Closed To The Public

Who do I talk to about next year’s Diesel Power Challenge? As an anniversary gift, I thought my husband would love a spectator ticket to the Challenge, but I don’t see anywhere on your website regarding where it is and how to purchase tickets.

Lisa Moen
Henning, New Mexico

Unfortunately, Diesel Power Challenge is a closed event, so we don’t have any way of granting access to spectators (which is why you won’t find a link to buy tickets). While we’re sorry to give you the bad news, we do hope your husband -- and you -- will stay tuned to our website, Facebook, and Twitter pages for regular updates of all the action (including video) from DPC XI. And, of course, be sure to get him a DVD of the event when it’s released in late 2015.

Letter Of The Month Sponsored By Anything


I subscribe to your magazine and like the many different articles and subjects you write to us readers about.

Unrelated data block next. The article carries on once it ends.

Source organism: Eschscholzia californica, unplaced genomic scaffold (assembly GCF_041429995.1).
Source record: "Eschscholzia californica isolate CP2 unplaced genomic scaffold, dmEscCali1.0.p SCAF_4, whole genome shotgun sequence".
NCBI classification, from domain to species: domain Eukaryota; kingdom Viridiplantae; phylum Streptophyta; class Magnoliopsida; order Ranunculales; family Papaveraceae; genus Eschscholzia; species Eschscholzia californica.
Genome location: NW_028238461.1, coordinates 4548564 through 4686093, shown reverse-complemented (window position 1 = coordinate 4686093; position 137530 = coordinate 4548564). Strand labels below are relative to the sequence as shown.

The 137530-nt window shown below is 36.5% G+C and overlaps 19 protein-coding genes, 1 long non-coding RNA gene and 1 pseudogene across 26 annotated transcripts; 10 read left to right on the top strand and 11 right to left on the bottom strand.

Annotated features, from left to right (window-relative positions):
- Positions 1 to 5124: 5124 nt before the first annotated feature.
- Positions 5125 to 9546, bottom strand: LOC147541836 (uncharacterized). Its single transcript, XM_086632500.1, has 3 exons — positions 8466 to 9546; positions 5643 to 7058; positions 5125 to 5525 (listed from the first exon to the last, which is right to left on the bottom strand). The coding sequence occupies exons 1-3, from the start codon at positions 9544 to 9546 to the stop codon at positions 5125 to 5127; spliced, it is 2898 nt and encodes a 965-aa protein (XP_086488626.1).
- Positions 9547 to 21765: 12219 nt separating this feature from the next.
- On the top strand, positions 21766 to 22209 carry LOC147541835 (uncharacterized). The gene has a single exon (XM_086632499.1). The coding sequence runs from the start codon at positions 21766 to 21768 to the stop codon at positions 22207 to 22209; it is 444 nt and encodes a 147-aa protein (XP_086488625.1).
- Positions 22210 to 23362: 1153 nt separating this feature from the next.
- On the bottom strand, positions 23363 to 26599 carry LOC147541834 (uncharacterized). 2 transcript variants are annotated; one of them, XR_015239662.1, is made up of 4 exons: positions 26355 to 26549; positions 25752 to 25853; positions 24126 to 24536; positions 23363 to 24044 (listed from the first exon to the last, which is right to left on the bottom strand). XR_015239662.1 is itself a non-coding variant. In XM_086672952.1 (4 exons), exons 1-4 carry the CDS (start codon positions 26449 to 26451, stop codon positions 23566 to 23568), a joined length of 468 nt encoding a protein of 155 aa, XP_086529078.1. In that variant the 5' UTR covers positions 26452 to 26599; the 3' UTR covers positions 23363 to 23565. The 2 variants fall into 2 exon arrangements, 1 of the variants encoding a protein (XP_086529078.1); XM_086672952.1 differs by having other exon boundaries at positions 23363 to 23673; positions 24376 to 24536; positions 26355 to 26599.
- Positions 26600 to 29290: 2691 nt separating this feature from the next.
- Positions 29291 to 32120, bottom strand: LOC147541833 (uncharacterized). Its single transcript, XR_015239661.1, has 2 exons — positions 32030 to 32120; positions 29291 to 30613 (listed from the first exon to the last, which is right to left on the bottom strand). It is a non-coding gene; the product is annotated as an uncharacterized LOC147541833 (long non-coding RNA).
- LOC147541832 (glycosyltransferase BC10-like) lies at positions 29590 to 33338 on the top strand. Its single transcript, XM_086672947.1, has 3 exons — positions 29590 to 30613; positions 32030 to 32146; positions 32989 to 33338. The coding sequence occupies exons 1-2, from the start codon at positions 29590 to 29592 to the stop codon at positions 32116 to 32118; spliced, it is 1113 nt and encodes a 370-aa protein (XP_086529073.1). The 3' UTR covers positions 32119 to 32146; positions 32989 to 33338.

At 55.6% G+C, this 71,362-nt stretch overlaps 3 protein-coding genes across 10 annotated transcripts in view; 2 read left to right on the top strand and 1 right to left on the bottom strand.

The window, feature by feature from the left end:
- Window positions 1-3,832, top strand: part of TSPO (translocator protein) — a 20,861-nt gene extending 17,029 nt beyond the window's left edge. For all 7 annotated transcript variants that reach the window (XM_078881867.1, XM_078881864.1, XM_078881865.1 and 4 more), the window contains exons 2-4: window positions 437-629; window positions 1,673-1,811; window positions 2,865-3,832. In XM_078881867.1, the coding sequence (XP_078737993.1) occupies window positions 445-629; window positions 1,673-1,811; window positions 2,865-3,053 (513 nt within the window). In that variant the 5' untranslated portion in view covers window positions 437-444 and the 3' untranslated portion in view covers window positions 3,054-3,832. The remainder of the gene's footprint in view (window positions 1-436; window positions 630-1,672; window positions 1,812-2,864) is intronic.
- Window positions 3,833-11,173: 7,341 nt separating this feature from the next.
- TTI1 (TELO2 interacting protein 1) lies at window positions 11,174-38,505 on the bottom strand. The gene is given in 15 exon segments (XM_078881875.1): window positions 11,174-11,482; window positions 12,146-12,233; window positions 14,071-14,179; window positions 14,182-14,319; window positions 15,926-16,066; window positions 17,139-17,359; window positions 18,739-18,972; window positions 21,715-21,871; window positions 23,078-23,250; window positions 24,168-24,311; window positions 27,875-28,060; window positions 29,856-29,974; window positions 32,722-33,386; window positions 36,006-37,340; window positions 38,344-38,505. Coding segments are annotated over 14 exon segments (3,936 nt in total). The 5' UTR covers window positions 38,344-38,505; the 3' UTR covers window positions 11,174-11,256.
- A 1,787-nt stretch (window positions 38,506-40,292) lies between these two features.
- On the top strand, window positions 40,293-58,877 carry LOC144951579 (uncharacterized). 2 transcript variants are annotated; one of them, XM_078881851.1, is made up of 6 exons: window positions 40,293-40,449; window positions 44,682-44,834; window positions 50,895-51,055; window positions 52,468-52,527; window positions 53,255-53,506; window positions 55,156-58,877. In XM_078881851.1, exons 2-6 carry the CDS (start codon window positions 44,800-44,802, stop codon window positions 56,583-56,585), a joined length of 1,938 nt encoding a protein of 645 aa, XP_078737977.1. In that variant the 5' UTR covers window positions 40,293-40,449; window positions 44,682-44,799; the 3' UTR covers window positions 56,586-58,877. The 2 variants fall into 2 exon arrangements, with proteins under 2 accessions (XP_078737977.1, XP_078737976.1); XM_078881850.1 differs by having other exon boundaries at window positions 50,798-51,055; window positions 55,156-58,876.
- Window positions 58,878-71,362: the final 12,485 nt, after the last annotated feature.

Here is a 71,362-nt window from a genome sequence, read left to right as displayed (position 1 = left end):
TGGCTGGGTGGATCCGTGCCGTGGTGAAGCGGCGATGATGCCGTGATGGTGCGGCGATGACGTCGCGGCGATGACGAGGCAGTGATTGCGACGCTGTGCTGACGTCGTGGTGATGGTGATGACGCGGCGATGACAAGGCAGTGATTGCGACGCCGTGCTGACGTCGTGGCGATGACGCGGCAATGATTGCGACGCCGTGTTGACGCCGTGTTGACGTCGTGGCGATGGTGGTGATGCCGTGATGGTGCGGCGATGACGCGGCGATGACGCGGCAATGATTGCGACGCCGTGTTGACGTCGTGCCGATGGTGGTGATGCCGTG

I have enclosed a photo of my 2009 Ram 3500 hooked up and ready to go! This is why I bought a diesel truck. My dualie hauls a combined weight (truck, trailer, and all) of more than 25,000 pounds -- in stock form -- and does it at 62 mph, churning 1,600 rpm without breaking a sweat. My rig also does this while getting 10 mpg.
If you are going to move iron, you have to have a diesel. I am 63 years old and sometimes I think we have somehow forgotten the main reasons why we buy diesels! What I mean by this -- and do not take this the wrong way -- is I see plenty of diesels that are pumped up, blow smoke everywhere, and are as loud as 18-wheelers. They blow by me as if I am standing still. That’s something I also like about diesels: You can really turn up the horsepower and torque. However, the other side is, new diesels today put out amazing power and torque without even a hint of black smoke -- and they do all of this in comfort and quietness. That’s amazing!
I say we should be very happy that we have manufacturers making trucks like they do today. Thank you for your magazine. Diesel Power always continues to enlighten us and broaden our view of what diesels were made for.

Pete J. Sparacio
via email

Photo 5/5   |   2009 Ram 3500 With Tailer
As our Letter of the Month, Pete will receive a $100 gift certificate from aftermarket parts specialist Auto Anything (www.autoanything.com).